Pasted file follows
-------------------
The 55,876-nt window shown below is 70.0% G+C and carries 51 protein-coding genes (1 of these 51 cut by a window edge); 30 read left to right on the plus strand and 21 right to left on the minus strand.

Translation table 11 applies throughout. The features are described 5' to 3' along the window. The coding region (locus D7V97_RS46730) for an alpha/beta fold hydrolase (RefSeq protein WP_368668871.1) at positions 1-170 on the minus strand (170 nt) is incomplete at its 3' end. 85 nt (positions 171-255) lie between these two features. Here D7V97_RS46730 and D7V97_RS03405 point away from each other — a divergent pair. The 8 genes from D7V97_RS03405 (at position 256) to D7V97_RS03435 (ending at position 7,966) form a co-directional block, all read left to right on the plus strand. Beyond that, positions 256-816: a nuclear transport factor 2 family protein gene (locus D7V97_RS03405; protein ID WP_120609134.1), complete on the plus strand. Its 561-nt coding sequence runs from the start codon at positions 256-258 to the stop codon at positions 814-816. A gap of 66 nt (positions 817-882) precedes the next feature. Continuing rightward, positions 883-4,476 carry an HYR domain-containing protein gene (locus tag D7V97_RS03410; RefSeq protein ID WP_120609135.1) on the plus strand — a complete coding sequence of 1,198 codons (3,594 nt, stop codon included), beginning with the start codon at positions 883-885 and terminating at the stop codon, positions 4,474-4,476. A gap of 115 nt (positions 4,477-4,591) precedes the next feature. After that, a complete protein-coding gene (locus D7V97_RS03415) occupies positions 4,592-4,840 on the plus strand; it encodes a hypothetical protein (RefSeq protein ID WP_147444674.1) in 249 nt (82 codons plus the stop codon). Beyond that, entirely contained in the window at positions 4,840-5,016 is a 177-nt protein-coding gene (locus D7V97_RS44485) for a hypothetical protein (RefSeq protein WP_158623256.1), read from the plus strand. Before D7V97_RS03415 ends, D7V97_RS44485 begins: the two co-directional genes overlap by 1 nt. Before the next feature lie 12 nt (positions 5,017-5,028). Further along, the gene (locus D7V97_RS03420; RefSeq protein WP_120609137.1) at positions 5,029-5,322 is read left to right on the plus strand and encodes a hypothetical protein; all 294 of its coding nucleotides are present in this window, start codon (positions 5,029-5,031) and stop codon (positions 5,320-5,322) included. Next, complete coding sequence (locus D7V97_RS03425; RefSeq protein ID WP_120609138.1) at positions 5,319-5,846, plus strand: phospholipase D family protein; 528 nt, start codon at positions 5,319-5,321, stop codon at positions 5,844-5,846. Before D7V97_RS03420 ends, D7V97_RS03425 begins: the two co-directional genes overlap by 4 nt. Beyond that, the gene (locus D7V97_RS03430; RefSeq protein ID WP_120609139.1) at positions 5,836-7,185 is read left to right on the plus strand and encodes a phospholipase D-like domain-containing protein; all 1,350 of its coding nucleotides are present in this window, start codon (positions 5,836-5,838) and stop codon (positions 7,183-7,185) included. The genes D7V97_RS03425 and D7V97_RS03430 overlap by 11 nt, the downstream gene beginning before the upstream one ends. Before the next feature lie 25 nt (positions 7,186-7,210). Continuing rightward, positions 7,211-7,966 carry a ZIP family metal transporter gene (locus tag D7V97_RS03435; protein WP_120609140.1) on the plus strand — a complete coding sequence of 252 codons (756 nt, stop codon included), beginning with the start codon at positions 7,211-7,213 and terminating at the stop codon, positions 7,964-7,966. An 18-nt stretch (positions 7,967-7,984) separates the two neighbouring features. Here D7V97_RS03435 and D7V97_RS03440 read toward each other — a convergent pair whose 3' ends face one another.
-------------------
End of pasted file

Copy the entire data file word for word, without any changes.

The 55,876-nt window shown below is 70.0% G+C and carries 51 protein-coding genes (1 of these 51 cut by a window edge); 30 read left to right on the plus strand and 21 right to left on the minus strand.

Translation table 11 applies throughout. The features are described 5' to 3' along the window. The coding region (locus D7V97_RS46730) for an alpha/beta fold hydrolase (RefSeq protein WP_368668871.1) at positions 1-170 on the minus strand (170 nt) is incomplete at its 3' end. 85 nt (positions 171-255) lie between these two features. Here D7V97_RS46730 and D7V97_RS03405 point away from each other — a divergent pair. The 8 genes from D7V97_RS03405 (at position 256) to D7V97_RS03435 (ending at position 7,966) form a co-directional block, all read left to right on the plus strand. Beyond that, positions 256-816: a nuclear transport factor 2 family protein gene (locus D7V97_RS03405; protein ID WP_120609134.1), complete on the plus strand. Its 561-nt coding sequence runs from the start codon at positions 256-258 to the stop codon at positions 814-816. A gap of 66 nt (positions 817-882) precedes the next feature. Continuing rightward, positions 883-4,476 carry an HYR domain-containing protein gene (locus tag D7V97_RS03410; RefSeq protein ID WP_120609135.1) on the plus strand — a complete coding sequence of 1,198 codons (3,594 nt, stop codon included), beginning with the start codon at positions 883-885 and terminating at the stop codon, positions 4,474-4,476. A gap of 115 nt (positions 4,477-4,591) precedes the next feature. After that, a complete protein-coding gene (locus D7V97_RS03415) occupies positions 4,592-4,840 on the plus strand; it encodes a hypothetical protein (RefSeq protein ID WP_147444674.1) in 249 nt (82 codons plus the stop codon). Beyond that, entirely contained in the window at positions 4,840-5,016 is a 177-nt protein-coding gene (locus D7V97_RS44485) for a hypothetical protein (RefSeq protein WP_158623256.1), read from the plus strand. Before D7V97_RS03415 ends, D7V97_RS44485 begins: the two co-directional genes overlap by 1 nt. Before the next feature lie 12 nt (positions 5,017-5,028). Further along, the gene (locus D7V97_RS03420; RefSeq protein WP_120609137.1) at positions 5,029-5,322 is read left to right on the plus strand and encodes a hypothetical protein; all 294 of its coding nucleotides are present in this window, start codon (positions 5,029-5,031) and stop codon (positions 5,320-5,322) included. Next, complete coding sequence (locus D7V97_RS03425; RefSeq protein ID WP_120609138.1) at positions 5,319-5,846, plus strand: phospholipase D family protein; 528 nt, start codon at positions 5,319-5,321, stop codon at positions 5,844-5,846. Before D7V97_RS03420 ends, D7V97_RS03425 begins: the two co-directional genes overlap by 4 nt. Beyond that, the gene (locus D7V97_RS03430; RefSeq protein ID WP_120609139.1) at positions 5,836-7,185 is read left to right on the plus strand and encodes a phospholipase D-like domain-containing protein; all 1,350 of its coding nucleotides are present in this window, start codon (positions 5,836-5,838) and stop codon (positions 7,183-7,185) included. The genes D7V97_RS03425 and D7V97_RS03430 overlap by 11 nt, the downstream gene beginning before the upstream one ends. Before the next feature lie 25 nt (positions 7,186-7,210). Continuing rightward, positions 7,211-7,966 carry a ZIP family metal transporter gene (locus tag D7V97_RS03435; protein WP_120609140.1) on the plus strand — a complete coding sequence of 252 codons (756 nt, stop codon included), beginning with the start codon at positions 7,211-7,213 and terminating at the stop codon, positions 7,964-7,966. An 18-nt stretch (positions 7,967-7,984) separates the two neighbouring features. Here D7V97_RS03435 and D7V97_RS03440 read toward each other — a convergent pair whose 3' ends face one another.